A galaxy is a ensemble of stars, dust, gas and dark matter that are bound together by gravity. Galaxies contain anywhere between a few hundred million to a hundred trillion stars.
Galaxies are collections of stars, dust, gas, and dark matter, which are bound together by the gravitational attraction that results from their own mass. A small dwarf galaxy contains a few million stars, whilst the biggest known galaxies can contain up to a hundred trillion stars. There are many different galaxy morphologies, including elliptical galaxies and spiral galaxies. Many galaxies, including the Milky Way, have supermassive black holes at their centres. If the black hole is active, then the galaxy’s active core is classified as an active galactic nucleus (AGN). Galaxies are highly dynamic, evolving considerably throughout their lifetimes and interacting with one another. As they are so large and bright, it is possible to study galaxies that are extremely far away — galaxies more than 13 billion light-years distant from Earth have been observed. The speed of light is finite, meaning that, for example, if a galaxy 13 billion light-years away is observed, it is seen how it was 13 billion years ago. This makes the study of galaxies a fascinating opportunity to study ‘fossils’ from the history of the Universe, thus providing clues to how the Universe has evolved over time.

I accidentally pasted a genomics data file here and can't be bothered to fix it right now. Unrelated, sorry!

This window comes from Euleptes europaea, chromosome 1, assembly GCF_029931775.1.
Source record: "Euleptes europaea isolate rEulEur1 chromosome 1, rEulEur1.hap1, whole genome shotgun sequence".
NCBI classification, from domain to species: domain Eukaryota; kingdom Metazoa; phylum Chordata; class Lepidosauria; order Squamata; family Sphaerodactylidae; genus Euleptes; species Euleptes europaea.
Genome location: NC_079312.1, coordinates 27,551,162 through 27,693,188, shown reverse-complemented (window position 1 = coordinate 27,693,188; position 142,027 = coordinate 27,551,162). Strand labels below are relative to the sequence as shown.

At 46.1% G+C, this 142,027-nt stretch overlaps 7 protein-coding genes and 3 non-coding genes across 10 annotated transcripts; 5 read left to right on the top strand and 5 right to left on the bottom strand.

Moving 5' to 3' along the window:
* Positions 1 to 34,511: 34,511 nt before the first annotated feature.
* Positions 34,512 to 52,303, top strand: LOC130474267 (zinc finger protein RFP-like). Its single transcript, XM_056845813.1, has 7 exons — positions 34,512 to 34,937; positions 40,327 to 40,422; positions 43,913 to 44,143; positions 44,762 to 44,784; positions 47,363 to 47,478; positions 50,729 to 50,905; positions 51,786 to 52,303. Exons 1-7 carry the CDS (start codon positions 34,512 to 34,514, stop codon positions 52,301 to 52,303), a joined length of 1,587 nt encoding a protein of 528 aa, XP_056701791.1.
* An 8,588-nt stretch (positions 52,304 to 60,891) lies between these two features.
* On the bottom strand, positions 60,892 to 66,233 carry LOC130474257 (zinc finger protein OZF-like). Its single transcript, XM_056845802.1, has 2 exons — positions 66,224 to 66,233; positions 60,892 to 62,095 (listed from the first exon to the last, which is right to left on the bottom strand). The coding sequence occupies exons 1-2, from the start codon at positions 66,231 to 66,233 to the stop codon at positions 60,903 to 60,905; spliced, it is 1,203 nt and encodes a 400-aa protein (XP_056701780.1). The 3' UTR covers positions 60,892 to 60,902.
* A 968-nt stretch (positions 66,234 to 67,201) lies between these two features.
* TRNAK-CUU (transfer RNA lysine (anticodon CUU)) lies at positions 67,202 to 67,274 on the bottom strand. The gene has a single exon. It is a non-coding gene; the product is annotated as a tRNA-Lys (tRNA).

Webb is able to observe galaxies in infrared light. The light from the extremely distant galaxies in the early Universe has been stretched out to infrared wavelengths over its journey, as a result of the expansion of the Universe; this makes infrared astronomy the best technique to study the very first galaxies. With its highly sensitive near- and mid-infrared instruments, Webb will capture the light from more distant galaxies than have ever been seen before.
Webb has already set a new milestone in the quest for distant galaxies that date back to less than 400 million years after the Big Bang. As astronomers undertake more ambitious observations with the telescope and are able to perform follow-up observations and review spectroscopic data, we expect to see galaxies at even earlier times in the history of the Universe.
Webb's sensitive instruments have also proven extraordinarily productive in picking out galaxies: this deep-field image of Abell 2744 is crowded with the hundreds of elliptical galaxies that make up the cluster.
You can see some of Webb's images of distant and beautiful galaxies here.